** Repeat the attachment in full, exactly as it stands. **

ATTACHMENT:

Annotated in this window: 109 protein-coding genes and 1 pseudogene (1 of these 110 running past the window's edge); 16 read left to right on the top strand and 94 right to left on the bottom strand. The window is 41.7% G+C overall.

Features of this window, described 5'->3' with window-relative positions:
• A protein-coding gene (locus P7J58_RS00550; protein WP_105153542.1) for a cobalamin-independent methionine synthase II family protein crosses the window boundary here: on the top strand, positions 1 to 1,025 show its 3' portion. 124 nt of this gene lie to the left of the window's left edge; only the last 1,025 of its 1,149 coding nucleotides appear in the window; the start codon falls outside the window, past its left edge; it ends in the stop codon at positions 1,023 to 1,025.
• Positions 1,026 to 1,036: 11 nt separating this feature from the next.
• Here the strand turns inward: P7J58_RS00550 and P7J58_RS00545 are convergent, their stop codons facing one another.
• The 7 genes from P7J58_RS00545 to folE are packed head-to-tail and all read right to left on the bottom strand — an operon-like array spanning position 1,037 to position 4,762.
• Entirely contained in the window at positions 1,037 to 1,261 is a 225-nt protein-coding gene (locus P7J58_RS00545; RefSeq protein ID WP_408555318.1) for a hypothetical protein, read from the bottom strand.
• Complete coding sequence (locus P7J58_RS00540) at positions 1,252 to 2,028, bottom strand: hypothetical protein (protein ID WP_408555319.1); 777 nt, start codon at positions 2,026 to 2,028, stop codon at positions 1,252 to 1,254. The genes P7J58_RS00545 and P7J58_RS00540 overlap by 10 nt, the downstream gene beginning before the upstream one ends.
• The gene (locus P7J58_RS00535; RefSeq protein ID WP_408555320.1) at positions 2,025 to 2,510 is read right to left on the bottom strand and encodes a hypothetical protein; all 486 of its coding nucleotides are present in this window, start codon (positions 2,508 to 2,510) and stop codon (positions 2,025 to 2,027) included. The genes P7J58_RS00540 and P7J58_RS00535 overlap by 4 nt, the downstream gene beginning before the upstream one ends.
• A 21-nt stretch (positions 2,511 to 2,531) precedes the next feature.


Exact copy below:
Annotated in this window: 109 protein-coding genes and 1 pseudogene (1 of these 110 running past the window's edge); 16 read left to right on the top strand and 94 right to left on the bottom strand. The window is 41.7% G+C overall.

Features of this window, described 5'->3' with window-relative positions:
• A protein-coding gene (locus P7J58_RS00550; protein WP_105153542.1) for a cobalamin-independent methionine synthase II family protein crosses the window boundary here: on the top strand, positions 1 to 1,025 show its 3' portion. 124 nt of this gene lie to the left of the window's left edge; only the last 1,025 of its 1,149 coding nucleotides appear in the window; the start codon falls outside the window, past its left edge; it ends in the stop codon at positions 1,023 to 1,025.
• Positions 1,026 to 1,036: 11 nt separating this feature from the next.
• Here the strand turns inward: P7J58_RS00550 and P7J58_RS00545 are convergent, their stop codons facing one another.
• The 7 genes from P7J58_RS00545 to folE are packed head-to-tail and all read right to left on the bottom strand — an operon-like array spanning position 1,037 to position 4,762.
• Entirely contained in the window at positions 1,037 to 1,261 is a 225-nt protein-coding gene (locus P7J58_RS00545; RefSeq protein ID WP_408555318.1) for a hypothetical protein, read from the bottom strand.
• Complete coding sequence (locus P7J58_RS00540) at positions 1,252 to 2,028, bottom strand: hypothetical protein (protein ID WP_408555319.1); 777 nt, start codon at positions 2,026 to 2,028, stop codon at positions 1,252 to 1,254. The genes P7J58_RS00545 and P7J58_RS00540 overlap by 10 nt, the downstream gene beginning before the upstream one ends.
• The gene (locus P7J58_RS00535; RefSeq protein ID WP_408555320.1) at positions 2,025 to 2,510 is read right to left on the bottom strand and encodes a hypothetical protein; all 486 of its coding nucleotides are present in this window, start codon (positions 2,508 to 2,510) and stop codon (positions 2,025 to 2,027) included. The genes P7J58_RS00540 and P7J58_RS00535 overlap by 4 nt, the downstream gene beginning before the upstream one ends.
• A 21-nt stretch (positions 2,511 to 2,531) precedes the next feature.